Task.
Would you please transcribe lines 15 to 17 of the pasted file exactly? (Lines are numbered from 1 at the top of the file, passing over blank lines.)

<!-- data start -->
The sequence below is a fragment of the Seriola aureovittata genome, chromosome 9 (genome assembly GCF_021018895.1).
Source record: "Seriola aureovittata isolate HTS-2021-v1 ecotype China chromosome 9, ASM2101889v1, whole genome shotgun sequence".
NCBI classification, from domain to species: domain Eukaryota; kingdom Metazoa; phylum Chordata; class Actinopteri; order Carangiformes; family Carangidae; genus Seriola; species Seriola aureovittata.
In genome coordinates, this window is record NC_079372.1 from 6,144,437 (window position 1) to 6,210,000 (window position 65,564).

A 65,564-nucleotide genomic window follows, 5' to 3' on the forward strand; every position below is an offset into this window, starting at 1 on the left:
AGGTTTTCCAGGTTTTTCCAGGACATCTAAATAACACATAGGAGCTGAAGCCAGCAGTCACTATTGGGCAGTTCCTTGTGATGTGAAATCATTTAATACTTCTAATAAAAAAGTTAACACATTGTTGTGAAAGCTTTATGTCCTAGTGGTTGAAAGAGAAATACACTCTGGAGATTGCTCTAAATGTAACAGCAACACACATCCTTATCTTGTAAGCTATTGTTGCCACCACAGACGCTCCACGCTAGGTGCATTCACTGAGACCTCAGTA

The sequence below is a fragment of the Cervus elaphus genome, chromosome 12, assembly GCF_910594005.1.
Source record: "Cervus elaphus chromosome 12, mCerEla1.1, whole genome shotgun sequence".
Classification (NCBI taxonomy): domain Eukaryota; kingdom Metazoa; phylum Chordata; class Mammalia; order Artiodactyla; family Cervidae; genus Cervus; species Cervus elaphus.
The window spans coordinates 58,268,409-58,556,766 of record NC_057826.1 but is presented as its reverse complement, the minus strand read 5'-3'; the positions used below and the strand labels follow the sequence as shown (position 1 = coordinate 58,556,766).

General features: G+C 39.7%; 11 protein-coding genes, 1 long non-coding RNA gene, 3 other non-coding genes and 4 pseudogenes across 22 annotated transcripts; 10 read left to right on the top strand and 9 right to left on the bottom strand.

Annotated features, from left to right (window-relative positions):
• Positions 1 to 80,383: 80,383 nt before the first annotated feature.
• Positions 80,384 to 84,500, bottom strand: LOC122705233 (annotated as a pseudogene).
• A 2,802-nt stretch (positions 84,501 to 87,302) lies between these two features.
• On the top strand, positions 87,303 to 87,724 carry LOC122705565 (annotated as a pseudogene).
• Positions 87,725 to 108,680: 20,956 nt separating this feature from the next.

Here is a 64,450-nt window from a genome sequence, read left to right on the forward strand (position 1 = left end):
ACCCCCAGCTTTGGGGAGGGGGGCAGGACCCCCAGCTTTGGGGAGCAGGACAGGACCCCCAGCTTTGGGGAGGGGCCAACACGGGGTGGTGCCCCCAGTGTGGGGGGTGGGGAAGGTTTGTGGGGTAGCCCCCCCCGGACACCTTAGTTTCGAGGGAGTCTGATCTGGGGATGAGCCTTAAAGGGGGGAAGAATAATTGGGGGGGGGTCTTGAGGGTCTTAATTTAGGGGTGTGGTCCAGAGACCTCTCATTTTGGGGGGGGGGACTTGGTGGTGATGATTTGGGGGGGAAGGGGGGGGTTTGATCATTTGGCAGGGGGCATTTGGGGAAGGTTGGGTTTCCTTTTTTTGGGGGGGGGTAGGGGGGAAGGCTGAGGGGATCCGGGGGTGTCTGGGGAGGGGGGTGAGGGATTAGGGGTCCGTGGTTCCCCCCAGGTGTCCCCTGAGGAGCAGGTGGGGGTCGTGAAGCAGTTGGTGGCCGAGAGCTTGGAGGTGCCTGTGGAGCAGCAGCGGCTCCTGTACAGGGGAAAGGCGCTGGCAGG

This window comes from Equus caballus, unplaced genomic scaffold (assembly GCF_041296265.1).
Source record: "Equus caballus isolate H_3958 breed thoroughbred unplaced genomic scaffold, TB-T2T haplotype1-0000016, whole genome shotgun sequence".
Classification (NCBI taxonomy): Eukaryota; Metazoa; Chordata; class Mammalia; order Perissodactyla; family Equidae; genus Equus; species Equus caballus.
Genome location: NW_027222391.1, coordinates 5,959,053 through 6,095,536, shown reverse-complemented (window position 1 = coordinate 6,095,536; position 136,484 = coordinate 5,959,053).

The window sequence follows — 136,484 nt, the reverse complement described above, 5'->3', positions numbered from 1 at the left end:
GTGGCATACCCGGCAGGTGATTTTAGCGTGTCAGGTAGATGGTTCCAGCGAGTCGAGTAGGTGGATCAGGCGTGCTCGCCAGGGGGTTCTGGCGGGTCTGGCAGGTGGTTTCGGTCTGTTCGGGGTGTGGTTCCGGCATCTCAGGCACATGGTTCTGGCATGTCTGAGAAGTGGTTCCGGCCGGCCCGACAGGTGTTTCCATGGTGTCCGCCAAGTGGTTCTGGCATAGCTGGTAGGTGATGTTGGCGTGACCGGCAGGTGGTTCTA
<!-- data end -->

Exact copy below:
• A 2,802-nt stretch (positions 84,501 to 87,302) lies between these two features.
• On the top strand, positions 87,303 to 87,724 carry LOC122705565 (annotated as a pseudogene).
• Positions 87,725 to 108,680: 20,956 nt separating this feature from the next.